Laughing off my absence with grace and charm.

Throughout the event, our customers kept him updated on the progress of the game.  So everyone had a grand time in Alameda - like we were having across the bay - laughing with Mr. Pastis but checking the score and letting him know when the good bits happened.

When I came into work this morning, I saw that Jerry had left my stack of books - now signed - just to the left side of the computer monitor that has Pig and Rat taped to it.  In front of the monitor lay our autograph book.  I took it in hand, flipped it open to the pages Mr. Pastis had signed.

And this is the Absolution I found:

 



Mr. Pastis - the Pig in me thanks you.   The Rat in me wants to buy you a drink.  Metaxa, rocks.  And not just any Metaxa, but the Private Reserve.  Have you tried it?  It's sublime.

Did I say thanks?

Thanks.

The gauntlet is thrown!





In response to my previous post where I introduced the Orange & Black #2 - a cocktail to celebrate the San Francisco Giants' trip to the 2012 World Series - I received this comment from Nick Britsky:

Hello! Are you based out of San Francisco? I write NickDrinks.com and enjoy your site. I'm based out of Detroit. Are you up for a wager or a drink off? 

Oh, baseball, how do I love thee?  Oh, friendly wager, how do I love thee, also?

First, please - visit Nick's site.  It's much better than my own, and if you are a drink-fancier, you'll love it.  If you enjoy interesting people writing about interesting things, you'll love it.  The only thing wrong with Mr. Britsky is that he, alas, lives in Michigan.  Thus, he is a fan of the Detroit Tigers and as such is root-root-rooting for them to be victorious in this, the 108th playing of the Fall Classic.

I, of course, denizen of the Bay Area, pray that the San Francisco Giants slay the Motor City beast, the beast with three heads - Verlander, the greatest pitcher in the game; the Prince, one of the biggest, most fearsome hitters in any league; and Cabrera, who did nothing special this year except win the Triple Crown, something that hadn't been done since Sgt. Pepper was new to the charts.

So, Mr. Britsky - or Nick, may I call you Nick?  A wager you say?  Indeed?

I'm in.

I will happily send you a bottle of St. George's finest.  This distillery calls my city - Alameda - its own.  Or perhaps you would prefer a bottle of Old Potrero Single Malt from San Francisco's Anchor Distilling Company?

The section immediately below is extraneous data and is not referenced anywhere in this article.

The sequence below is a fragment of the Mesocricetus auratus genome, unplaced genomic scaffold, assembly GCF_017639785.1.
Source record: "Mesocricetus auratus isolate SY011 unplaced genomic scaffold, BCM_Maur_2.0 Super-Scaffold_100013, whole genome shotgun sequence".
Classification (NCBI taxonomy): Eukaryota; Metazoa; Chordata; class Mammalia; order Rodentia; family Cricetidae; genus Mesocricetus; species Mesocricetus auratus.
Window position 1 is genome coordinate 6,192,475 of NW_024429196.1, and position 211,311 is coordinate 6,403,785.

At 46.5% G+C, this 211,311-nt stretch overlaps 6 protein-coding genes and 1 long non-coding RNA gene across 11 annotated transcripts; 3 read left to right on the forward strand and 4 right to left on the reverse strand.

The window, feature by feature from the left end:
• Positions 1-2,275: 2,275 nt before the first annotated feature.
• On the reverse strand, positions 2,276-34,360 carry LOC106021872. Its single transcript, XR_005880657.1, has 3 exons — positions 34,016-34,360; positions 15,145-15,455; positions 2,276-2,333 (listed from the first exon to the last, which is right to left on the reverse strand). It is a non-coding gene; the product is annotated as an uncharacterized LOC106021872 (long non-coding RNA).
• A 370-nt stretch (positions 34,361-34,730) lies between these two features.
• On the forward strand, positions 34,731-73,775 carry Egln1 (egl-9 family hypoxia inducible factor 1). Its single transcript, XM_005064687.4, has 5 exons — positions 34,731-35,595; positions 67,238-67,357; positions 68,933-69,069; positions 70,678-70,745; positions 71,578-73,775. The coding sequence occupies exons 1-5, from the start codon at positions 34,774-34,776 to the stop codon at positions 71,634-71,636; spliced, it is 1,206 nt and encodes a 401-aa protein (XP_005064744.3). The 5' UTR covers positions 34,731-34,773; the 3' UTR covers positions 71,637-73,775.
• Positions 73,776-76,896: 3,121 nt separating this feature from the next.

Of course, you would only receive these if the unthinkable happens - if your Tigers recover from last night's loss to win the Series.

Or perhaps, perhaps, you have something else in mind?

Nick, what say you, good sir?

 

Wednesday, October 24, 2012

Orange and Black #2

ORANGE AND BLACK #2



1.5 oz. Tequila
.5 oz. Cointreau

.5 oz. lime juice
2/3 cups chopped apricots
1 cup ice

Blend all until slushy. Pour into glass rimmed with coarse black salt.
 
 
For the San Francisco Giants.  

Monday, October 22, 2012

Game 7? What Game 7?


No, I won't be attending Game 7 tonight in San Francisco.

To the uninitiated, the San Francisco Giants are playing in the seventh and deciding game of the National League Championship Series.  Winner takes all and goes to the World Series.  Loser goes home.

The last time the Giants played a seventh game similar to this was fifty years ago when they battled the New York Yankees in the World Series.

The Giants lost that one - many think it's time to make that right.

There's a little bit of history tonight.  The Giants have never one a Game 7 in their 128 years of being a baseball team.  They are 0-5 in that scenario.  That's significant.  As significant as the fact that the Giants had also never had one of their own pitch a perfect game.  In 128 years.

Until this year.

When Matt Cain did just that.

Tonight's starting pitcher for the Giants?  Matt Cain.

I received an invite to attend this game, this game that's starting in just a few minutes.  I answered in the affirmative.  Hell, yeah!

Right?

Except that moments after accepting the invitation - I looked up at my calendar and saw that I had agreed to help out at a book event for a sister-store in Burlingame tonight.  That event begins at six o'clock.  The game begins at 5:07.

Not a propitious state of affairs.

Still, a deal's a deal.  And I said I would work the event.  Someone else would have blown off the book thing for the chance to see history.  Someone else, though, wouldn't have to deal with my own Greek guilt.  So off to Burlingame I go.  Alas, it's not a Pulitzer winner I'll be seeing this evening down in the Peninsula.  It's, you know, Captain Underpants.

Thankfully, I have a friend who is a teacher, a teacher who asks her students to write to Dav Pilkey every year as he is a favorite.  So there's that.  I'll get a book signed for her, for them.

After all, what's the alternative? 





Besides - seeing that historic game I described?  I'm sure there'll be another Game 7 fifty years from now.

Right?



addendum to October Baseball and Thursday night ghosts


I called my mom today to tell her about seeing my dad last week - Dad who died two years ago March 1st.

She'd understand - she's Greek.

Before I could tell her about what happened last Thursday, about how the visual prompt of seeing the outside escalators at Candlestick Park had led me to seeing my dad in the night air, all around - before I could tell her that, my Mom says,

I have something to tell you.

What's that? I say.